What You Need To Know:
FLIGHT OF THE PHOENIX is not a profound movie, although it could have been. The beginning seems slow and stilted, but the movie quickly builds to a furious pace. The special effects and storm sequences are excellent. The good news is that there are no sex scenes in the movie, but there is constant foul language and a mixed worldview. Attention to detail could have made FLIGHT OF THE PHOENIX one of the year’s better movies. Even so, the few who see it and don’t mind the foul language will enjoy it.
(Pa, B, C, LLL, VV, N, A, D, M) Eclectic pagan worldview with character who dismisses religion but talks about spirituality, another character who prays and thanks God for everything, a hero who says he is not prepared to make any statements at a funeral, and crosses used for dead colleagues, as well as references to luck, kissing a medallion and references to a man jinxing a project; 44 obscenities and 10 profanities; lots of action violence, some of it very intense, such as a plane going through a sandstorm, man falls through back of plane to his death, people beaten, point-blank executions, splattering blood, gunfights, fist fights, man’s face sanded off by sandstorm, and corpses; one kiss and some references to sex, but no other sexual activity; lots of upper male nudity in the desert; references to alcohol; smoking; and, very minor elements such as revenge and lying.
FLIGHT OF THE PHOENIX is better than its trailer. It is a well-plotted, exciting action-adventure yarn.
In the beginning, cargo plane pilot Frank Towns and co-pilot A.J. are sent to Mongolia to shut down and evacuate an oil excavation operation. The head of the operation, Kelly, is furious and does not want to leave, but Towns is known for shutting these things down quickly and flying off.
Frank and A.J. finally get the oil crew together and take off, only to find themselves in “the perfect sandstorm.” They are brought down in the middle of the desert without a radio and with very little chance of survival.
One character in the group, Elliott, tells them they can rebuild the plane and fly out. Towns wants no part of Elliott’s idea at first but finally agrees, after being told that people need love, and if they don’t have love, they need hope, and if they don’t have hope, they need something to do. Thus, the movie’s premise (where the story is going) is set out clearly.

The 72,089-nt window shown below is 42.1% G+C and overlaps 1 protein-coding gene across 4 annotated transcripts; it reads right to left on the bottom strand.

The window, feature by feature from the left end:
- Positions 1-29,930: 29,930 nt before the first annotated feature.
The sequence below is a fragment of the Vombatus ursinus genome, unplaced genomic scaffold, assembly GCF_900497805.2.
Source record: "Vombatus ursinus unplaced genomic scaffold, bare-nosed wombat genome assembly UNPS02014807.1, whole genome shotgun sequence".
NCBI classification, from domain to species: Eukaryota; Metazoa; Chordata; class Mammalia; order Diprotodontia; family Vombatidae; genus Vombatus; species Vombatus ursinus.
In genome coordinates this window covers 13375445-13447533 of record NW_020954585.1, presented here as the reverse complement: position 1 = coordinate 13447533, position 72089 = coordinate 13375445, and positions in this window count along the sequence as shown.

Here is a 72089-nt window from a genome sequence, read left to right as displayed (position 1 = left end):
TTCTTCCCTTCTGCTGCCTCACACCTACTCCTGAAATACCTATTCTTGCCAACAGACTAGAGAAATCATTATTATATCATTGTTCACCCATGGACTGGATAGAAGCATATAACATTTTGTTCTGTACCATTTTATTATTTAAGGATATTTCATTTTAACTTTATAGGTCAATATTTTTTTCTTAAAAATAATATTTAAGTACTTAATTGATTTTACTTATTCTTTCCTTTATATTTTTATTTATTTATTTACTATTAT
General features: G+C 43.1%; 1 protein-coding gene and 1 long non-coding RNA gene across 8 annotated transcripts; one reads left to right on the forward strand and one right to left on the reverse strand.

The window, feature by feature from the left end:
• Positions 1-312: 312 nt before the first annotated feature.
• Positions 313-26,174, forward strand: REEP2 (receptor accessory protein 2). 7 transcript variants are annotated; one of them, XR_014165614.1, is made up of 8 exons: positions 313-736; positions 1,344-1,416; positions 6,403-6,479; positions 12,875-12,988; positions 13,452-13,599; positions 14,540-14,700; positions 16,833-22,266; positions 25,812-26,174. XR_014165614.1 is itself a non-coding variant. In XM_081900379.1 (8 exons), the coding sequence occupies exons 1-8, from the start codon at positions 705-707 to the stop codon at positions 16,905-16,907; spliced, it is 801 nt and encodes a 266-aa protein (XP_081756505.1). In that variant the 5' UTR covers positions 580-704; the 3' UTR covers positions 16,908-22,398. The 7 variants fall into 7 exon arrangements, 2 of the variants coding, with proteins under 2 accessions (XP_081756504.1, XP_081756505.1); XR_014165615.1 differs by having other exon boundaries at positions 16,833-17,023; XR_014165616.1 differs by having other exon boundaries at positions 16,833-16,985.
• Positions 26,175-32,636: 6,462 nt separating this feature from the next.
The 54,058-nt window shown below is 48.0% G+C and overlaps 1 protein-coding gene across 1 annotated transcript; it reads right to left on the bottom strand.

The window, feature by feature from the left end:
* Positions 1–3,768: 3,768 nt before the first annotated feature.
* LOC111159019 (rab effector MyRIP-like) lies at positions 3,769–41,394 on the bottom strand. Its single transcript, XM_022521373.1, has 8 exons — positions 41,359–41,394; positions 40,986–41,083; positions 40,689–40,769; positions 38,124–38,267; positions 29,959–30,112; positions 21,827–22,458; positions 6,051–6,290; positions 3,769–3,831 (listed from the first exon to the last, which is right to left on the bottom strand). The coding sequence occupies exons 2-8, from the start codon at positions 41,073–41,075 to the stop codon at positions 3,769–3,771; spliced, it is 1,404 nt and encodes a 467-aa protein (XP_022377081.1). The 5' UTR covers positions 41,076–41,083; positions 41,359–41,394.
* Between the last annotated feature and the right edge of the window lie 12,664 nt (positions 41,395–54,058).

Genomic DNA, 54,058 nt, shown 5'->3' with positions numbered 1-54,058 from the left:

Meanwhile, Mongolian bandits target them and kill one of their team members. Furhtemore, all the worst aspects of their characters show through under the strenuous situation, but eventually, of course, they must pull together.
FLIGHT OF THE PHOENIX is not a profound movie, although it could have been. It is a remake of a much better 1965 movie by Robert Aldrich (THE LONGEST YARD, THE FRISCO KID and THE DIRTY DOZEN), the father of the current director.
The very beginning of the movie seems stilted but quickly builds to a furious pace to become one of the more exciting movies of the year. The special effects and storm sequences are excellent.
FLIGHT OF THE PHOENIX could have served as an excellent vehicle for religious values. However, although there are clear elements of redemptive activity and prayer, these elements are mitigated by a character who explicitly rejects religion and the pilot who does not believe even in luck, although he kisses a lucky medallion. There are also references to one character being jinxed, and he seems, in fact, to actually be cursed.
The good news is that there is no sexual activity in the movie. Also, although Elliott seems effeminate, it is never established that he is homosexual. There are some stilted dialogue lines and funky acting, but what detracts from the movie most is the constant foul language.
Much less foul language and some attention to detail could have made FLIGHT OF THE PHOENIX one of the year’s better movies. Even so, as it is, the few who see it and don’t mind the foul language will enjoy it.